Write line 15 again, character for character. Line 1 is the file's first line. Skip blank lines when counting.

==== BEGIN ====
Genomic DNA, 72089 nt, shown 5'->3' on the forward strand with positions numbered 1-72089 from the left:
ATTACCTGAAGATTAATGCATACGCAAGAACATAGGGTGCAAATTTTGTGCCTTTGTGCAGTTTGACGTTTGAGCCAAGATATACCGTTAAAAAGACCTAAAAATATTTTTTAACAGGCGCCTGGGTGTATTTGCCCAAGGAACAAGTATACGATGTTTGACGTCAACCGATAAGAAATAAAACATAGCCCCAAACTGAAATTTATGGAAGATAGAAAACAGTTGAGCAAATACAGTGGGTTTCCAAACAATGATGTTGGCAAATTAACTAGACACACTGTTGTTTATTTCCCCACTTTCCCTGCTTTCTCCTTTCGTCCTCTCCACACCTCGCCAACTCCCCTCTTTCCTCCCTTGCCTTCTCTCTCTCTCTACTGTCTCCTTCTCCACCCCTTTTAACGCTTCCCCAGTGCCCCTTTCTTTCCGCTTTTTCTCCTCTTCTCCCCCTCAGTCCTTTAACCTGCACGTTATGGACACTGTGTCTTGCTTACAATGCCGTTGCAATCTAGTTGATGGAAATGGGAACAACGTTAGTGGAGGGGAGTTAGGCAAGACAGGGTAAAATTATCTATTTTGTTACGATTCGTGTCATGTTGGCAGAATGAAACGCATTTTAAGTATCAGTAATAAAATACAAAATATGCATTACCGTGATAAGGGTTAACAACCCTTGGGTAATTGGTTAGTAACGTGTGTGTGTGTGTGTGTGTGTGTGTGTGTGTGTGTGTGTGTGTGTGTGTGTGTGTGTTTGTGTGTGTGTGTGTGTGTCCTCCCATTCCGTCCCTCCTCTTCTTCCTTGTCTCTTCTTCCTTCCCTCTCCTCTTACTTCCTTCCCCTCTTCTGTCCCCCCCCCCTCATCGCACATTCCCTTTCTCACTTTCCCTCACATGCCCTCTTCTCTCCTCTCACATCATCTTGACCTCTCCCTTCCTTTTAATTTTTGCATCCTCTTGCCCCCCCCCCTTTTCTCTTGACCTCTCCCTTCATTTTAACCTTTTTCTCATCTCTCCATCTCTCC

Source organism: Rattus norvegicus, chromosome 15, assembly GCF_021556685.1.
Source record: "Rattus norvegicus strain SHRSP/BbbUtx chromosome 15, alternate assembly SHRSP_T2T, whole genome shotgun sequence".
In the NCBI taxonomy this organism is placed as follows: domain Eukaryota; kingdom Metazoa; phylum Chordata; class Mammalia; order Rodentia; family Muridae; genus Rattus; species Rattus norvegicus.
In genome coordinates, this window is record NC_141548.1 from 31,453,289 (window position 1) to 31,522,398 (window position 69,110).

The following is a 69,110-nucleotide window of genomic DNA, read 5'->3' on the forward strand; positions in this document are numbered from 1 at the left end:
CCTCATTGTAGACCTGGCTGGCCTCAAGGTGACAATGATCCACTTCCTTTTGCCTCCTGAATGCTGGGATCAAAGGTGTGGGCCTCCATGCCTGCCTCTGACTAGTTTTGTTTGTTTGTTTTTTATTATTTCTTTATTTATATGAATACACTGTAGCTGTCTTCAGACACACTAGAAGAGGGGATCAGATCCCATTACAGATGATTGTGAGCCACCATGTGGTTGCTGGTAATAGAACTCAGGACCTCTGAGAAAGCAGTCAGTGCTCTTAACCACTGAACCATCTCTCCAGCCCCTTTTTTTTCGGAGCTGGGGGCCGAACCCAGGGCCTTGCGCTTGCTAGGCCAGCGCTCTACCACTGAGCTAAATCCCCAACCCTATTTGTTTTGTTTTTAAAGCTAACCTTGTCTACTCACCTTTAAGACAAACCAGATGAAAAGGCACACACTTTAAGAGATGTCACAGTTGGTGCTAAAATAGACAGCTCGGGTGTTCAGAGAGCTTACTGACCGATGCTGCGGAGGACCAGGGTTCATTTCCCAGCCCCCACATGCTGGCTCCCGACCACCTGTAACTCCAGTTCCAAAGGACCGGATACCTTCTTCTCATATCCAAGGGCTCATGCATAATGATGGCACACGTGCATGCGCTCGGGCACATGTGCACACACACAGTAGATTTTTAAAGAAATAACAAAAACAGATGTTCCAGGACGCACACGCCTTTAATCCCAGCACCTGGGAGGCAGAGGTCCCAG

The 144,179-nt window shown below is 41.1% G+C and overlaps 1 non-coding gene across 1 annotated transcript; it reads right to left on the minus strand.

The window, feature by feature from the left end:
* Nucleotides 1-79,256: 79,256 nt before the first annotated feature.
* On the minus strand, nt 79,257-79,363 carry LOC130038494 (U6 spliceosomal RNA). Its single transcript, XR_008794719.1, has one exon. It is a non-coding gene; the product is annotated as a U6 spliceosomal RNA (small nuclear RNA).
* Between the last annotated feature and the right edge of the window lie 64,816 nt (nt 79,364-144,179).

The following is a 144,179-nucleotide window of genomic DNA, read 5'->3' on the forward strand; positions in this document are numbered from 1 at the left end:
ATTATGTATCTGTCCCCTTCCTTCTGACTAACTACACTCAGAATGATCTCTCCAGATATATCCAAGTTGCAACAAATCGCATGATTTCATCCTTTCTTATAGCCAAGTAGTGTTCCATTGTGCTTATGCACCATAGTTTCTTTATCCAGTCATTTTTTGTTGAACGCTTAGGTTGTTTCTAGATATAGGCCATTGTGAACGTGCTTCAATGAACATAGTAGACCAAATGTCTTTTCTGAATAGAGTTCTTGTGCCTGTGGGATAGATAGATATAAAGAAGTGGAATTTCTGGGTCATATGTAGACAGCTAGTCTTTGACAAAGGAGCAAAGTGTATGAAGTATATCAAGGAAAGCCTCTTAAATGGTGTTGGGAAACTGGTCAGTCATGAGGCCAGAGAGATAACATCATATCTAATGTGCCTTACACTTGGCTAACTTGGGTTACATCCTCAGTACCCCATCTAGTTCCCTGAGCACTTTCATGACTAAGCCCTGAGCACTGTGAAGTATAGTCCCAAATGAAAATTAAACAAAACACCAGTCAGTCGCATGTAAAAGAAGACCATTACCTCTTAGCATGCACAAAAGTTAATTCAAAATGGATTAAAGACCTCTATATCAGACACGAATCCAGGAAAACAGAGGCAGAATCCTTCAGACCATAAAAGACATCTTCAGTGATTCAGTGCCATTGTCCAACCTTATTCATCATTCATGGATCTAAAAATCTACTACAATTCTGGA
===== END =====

ATTATGTATCTGTCCCCTTCCTTCTGACTAACTACACTCAGAATGATCTCTCCAGATATATCCAAGTTGCAACAAATCGCATGATTTCATCCTTTCTTATAGCCAAGTAGTGTTCCATTGTGCTTATGCACCATAGTTTCTTTATCCAGTCATTTTTTGTTGAACGCTTAGGTTGTTTCTAGATATAGGCCATTGTGAACGTGCTTCAATGAACATAGTAGACCAAATGTCTTTTCTGAATAGAGTTCTTGTGCCTGTGGGATAGATAGATATAAAGAAGTGGAATTTCTGGGTCATATGTAGACAGCTAGTCTTTGACAAAGGAGCAAAGTGTATGAAGTATATCAAGGAAAGCCTCTTAAATGGTGTTGGGAAACTGGTCAGTCATGAGGCCAGAGAGATAACATCATATCTAATGTGCCTTACACTTGGCTAACTTGGGTTACATCCTCAGTACCCCATCTAGTTCCCTGAGCACTTTCATGACTAAGCCCTGAGCACTGTGAAGTATAGTCCCAAATGAAAATTAAACAAAACACCAGTCAGTCGCATGTAAAAGAAGACCATTACCTCTTAGCATGCACAAAAGTTAATTCAAAATGGATTAAAGACCTCTATATCAGACACGAATCCAGGAAAACAGAGGCAGAATCCTTCAGACCATAAAAGACATCTTCAGTGATTCAGTGCCATTGTCCAACCTTATTCATCATTCATGGATCTAAAAATCTACTACAATTCTGGA